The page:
This article is one of a series on “boilerplate” and other frequently overlooked parts of contracts and other legal documents. “Standard” contract provisions have become standard for a reason–because they serve an important function in contract validity or interpretation. This article is about signature blocks and contract and document execution.
Signature Block Form
A typical signature block to a contract will include the following items, as illustrated below:
The name of the person signing the contract [Oliver Officer]
The name of the party on whose behalf the person is signing the contract [Prolific Purchaser, Inc.]
The party’s entity type and state of formation [Delaware corporation]
The capacity in which the person is signing [President]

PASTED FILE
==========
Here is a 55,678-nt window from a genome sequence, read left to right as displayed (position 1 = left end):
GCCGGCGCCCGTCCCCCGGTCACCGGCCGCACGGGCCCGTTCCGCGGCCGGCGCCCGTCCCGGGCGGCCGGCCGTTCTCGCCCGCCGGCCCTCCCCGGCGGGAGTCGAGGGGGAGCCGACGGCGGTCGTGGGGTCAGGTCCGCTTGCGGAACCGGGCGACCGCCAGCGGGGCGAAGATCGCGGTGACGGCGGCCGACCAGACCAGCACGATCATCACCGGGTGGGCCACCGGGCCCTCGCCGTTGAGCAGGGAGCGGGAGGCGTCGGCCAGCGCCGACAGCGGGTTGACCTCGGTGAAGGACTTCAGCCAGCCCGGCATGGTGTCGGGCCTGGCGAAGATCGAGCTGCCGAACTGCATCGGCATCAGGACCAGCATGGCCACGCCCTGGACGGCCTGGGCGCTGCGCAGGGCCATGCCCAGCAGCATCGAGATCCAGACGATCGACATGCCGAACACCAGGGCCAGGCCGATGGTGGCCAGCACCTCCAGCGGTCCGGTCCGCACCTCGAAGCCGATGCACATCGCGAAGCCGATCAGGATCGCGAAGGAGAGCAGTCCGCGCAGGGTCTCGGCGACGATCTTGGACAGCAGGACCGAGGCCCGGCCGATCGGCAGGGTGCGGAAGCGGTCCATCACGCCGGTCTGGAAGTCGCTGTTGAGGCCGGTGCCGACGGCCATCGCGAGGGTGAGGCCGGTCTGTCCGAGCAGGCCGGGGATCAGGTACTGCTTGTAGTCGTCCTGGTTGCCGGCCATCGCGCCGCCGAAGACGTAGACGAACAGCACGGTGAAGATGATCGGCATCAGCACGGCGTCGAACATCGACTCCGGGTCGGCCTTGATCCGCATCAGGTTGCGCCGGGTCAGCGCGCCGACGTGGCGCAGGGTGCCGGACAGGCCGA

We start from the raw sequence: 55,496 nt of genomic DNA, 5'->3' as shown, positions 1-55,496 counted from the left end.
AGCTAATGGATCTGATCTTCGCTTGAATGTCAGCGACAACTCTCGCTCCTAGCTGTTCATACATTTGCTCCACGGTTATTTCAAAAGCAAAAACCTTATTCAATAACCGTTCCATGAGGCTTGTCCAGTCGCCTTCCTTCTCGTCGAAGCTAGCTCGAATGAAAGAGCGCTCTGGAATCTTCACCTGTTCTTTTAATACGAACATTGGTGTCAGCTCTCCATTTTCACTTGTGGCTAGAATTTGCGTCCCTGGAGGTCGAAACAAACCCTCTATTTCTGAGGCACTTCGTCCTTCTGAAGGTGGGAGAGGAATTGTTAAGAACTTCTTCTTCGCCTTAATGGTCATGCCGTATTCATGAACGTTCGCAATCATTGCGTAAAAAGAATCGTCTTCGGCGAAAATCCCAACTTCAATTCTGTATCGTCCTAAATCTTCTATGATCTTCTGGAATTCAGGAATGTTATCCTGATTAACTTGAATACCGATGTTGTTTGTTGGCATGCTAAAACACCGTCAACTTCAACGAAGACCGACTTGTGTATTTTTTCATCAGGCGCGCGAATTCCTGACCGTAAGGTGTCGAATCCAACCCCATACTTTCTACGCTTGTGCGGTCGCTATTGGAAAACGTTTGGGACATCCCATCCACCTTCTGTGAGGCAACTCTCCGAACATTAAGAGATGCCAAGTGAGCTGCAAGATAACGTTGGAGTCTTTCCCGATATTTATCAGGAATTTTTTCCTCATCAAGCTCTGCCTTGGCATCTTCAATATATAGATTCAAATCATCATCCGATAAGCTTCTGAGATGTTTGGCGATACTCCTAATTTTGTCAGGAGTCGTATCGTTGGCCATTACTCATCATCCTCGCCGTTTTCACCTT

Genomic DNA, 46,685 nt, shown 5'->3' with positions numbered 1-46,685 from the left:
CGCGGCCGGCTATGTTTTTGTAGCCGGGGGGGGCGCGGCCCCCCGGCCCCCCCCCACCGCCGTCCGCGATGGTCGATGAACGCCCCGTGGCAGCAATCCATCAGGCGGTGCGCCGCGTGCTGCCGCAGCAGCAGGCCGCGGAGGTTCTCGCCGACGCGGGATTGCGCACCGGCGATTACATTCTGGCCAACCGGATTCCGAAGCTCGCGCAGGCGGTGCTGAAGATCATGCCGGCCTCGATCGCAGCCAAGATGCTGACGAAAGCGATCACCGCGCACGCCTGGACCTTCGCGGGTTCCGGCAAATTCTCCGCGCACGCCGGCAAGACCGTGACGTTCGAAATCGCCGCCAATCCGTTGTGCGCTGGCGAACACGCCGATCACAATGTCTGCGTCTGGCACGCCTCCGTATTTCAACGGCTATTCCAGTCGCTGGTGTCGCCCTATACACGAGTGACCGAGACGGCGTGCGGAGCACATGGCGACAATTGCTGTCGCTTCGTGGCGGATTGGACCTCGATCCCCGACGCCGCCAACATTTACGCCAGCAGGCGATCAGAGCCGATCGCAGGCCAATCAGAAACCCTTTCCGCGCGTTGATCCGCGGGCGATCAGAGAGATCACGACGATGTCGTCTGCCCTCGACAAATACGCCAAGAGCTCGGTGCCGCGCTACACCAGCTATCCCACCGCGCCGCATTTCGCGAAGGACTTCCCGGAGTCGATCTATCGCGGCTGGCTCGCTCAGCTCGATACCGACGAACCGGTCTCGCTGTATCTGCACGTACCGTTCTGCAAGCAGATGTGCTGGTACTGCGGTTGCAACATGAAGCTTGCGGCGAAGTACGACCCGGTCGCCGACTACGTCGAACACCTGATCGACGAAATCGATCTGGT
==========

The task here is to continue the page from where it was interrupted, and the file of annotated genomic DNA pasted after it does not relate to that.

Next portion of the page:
The party’s function or position in the contract [Buyer]
The date on which the contract was signed (sometimes included) [November 15, 2018]
A line, which contains the actual signature of the person
The signature line described above might look like the following:
Prolific Purchaser, Inc., a Delaware corporation
By Oliver Officer .
Oliver Officer, President
Date: November 15, 2018
The state of organization and type of legal entity (e.g., corporation or limited liability company) is important to make it clear what entity is a party to the contract. Although legal entity names are unique within a state, there could an entity of same name formed in another state.
It is important that the individuals who sign contracts clarify that they are signing on behalf of a legal entity. This is done by including the word “By” before the signature and indicating the signer’s title underneath his signature.